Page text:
(2) Again I can only guess people use buzzwords as shortcuts for larger concepts the same way that people use metaphors as shortcuts for understanding concepts. Once a buzzword is in use by a large number of people (or, to use a current buzzword that’s in full bloom right now, ‘in the wild’) then it has taken on a conceptual meaning that quite likely doesn’t have anything to do with the origin of the phrase. People probably use the buzzword to convey a large conceptual idea quickly. This does make the broad (and often incorrect) assumption that everyone will have experienced the buzzword or will be able to grasp the meaning from the words within context. Of course, I am sure that many people use buzzwords to look ‘in the know’ about their field and to assert themselves as being knowledgeable and current about their field. That is a charitable way of saying people use buzzwords to try to make themselves look smart, often trying to look smarter than they really are or cover up deficiencies in their knowledge or skills. Sadly, I have a suspicion that a great deal of buzzword use falls into this latter usage.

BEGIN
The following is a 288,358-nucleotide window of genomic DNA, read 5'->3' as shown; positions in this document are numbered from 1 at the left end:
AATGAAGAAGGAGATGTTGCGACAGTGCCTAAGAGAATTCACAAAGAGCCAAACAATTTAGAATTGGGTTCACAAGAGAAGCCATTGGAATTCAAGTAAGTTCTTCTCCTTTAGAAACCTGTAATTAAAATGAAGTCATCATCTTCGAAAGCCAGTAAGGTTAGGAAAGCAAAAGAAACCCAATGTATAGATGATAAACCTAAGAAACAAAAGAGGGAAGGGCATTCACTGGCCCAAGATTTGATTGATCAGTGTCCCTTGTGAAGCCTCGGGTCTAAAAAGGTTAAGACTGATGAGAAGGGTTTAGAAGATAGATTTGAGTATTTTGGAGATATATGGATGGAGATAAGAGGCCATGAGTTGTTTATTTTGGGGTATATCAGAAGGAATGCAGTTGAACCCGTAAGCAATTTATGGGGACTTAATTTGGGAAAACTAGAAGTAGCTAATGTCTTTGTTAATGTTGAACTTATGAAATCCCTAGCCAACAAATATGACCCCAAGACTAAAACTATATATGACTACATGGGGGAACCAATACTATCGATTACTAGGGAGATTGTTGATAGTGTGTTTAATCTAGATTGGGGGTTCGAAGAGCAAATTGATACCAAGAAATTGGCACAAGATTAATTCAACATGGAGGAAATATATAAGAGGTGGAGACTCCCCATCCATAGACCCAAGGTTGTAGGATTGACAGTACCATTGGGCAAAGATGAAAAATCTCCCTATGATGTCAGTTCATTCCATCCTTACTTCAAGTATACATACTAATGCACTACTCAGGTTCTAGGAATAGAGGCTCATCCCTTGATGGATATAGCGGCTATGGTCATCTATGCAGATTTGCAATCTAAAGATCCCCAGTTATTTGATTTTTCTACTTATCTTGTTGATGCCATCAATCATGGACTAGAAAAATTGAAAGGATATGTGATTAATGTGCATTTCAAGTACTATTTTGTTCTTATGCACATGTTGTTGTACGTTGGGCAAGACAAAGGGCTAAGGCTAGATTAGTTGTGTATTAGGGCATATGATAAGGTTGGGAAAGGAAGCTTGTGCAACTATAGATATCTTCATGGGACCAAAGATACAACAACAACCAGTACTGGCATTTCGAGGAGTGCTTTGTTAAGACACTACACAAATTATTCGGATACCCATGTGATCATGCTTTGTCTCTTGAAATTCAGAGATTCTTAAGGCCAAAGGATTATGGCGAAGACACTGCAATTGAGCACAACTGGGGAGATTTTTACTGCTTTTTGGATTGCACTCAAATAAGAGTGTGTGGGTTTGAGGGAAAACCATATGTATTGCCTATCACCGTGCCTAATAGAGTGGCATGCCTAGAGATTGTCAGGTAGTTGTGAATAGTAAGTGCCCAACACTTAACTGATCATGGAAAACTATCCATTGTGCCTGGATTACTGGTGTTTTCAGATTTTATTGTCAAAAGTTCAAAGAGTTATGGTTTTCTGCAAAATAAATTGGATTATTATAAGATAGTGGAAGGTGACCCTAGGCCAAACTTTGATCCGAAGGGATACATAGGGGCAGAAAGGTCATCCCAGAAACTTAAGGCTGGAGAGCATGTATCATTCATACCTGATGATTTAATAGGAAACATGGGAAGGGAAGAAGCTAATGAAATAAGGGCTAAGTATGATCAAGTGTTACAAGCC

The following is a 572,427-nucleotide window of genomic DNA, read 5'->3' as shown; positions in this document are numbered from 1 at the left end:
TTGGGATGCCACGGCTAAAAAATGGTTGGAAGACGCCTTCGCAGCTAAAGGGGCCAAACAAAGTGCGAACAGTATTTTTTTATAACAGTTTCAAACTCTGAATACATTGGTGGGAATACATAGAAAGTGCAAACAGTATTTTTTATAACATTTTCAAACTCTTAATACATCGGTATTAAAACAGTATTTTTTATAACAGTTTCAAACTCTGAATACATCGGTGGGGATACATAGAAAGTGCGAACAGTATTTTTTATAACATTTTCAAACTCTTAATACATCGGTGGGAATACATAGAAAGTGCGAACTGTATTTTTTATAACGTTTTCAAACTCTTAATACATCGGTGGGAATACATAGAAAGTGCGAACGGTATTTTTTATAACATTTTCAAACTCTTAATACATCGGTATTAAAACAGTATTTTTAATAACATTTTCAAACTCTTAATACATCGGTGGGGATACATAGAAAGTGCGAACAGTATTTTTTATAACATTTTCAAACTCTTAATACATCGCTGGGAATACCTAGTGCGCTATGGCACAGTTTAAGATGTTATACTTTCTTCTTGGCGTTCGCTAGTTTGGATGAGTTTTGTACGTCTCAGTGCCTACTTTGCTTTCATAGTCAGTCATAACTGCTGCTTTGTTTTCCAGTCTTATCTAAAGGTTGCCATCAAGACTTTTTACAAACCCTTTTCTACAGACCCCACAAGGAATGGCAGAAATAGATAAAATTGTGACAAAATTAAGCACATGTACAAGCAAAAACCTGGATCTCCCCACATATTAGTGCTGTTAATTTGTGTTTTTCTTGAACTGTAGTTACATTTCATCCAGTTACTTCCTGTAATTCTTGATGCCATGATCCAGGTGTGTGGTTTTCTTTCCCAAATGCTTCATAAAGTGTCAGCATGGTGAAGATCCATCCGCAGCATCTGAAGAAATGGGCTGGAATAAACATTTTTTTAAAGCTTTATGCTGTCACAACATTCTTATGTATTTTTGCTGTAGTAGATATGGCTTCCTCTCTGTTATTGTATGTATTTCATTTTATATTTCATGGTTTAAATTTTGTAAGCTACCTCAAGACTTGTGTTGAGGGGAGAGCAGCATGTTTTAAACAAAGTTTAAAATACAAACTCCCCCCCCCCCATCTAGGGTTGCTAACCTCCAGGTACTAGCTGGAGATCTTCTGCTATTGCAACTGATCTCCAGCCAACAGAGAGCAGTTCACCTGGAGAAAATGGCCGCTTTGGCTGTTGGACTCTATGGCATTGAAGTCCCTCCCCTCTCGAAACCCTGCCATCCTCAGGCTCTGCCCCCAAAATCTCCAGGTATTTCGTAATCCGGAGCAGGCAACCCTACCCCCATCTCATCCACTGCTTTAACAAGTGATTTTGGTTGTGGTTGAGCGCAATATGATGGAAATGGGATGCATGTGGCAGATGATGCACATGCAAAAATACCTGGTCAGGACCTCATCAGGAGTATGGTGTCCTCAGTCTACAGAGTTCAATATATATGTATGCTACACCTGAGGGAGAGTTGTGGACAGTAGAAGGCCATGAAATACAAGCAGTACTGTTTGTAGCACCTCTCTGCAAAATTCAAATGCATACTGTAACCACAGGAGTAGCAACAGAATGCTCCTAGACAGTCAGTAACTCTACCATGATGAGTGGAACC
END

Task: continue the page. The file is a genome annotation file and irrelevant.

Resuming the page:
(3) is interesting to me because it is a self-exploration into why I have an immediate emotional reaction to something. I will just say that I essentially cringe, mostly internally but often quite externally, at the use of buzzwords. In particular the use of buzzwords by managers or even co-workers that fall into using them simply as a method of forwarding themselves as ‘in the know’ in their field in addition to using them to cover up deficiencies in their skills. It makes me mad. There’s no way around that part of it. It makes me mad at how broken both people and systems are that reward a behavior that should be viewed as a warning of a person’s ignorance. Perhaps ignorance is too strong of a word, though. Lack of creative or critical thinking skills is more likely the warning one should take from buzzword use. Using buzzwords is often a shortcut to latching on to a popular, bigger idea that looks like it is working for everyone else. Certainly, in some cases, buzzwords evolve into larger conceptual frameworks that genuinely describe an industry-wide phenomena, such as an industry’s adoption of a management methodology or best practice system. There might even by a cyclic relationship in those cases where a buzzword idea evolves into something more significant, into a systematized and documented way of thinking, behaving or acting that becomes actual practical practices. But the negative reaction I have to buzzwords has never changed, and what I am writing here is an attempt to explore why I react and if anything positive can be achieved from experiencing their use.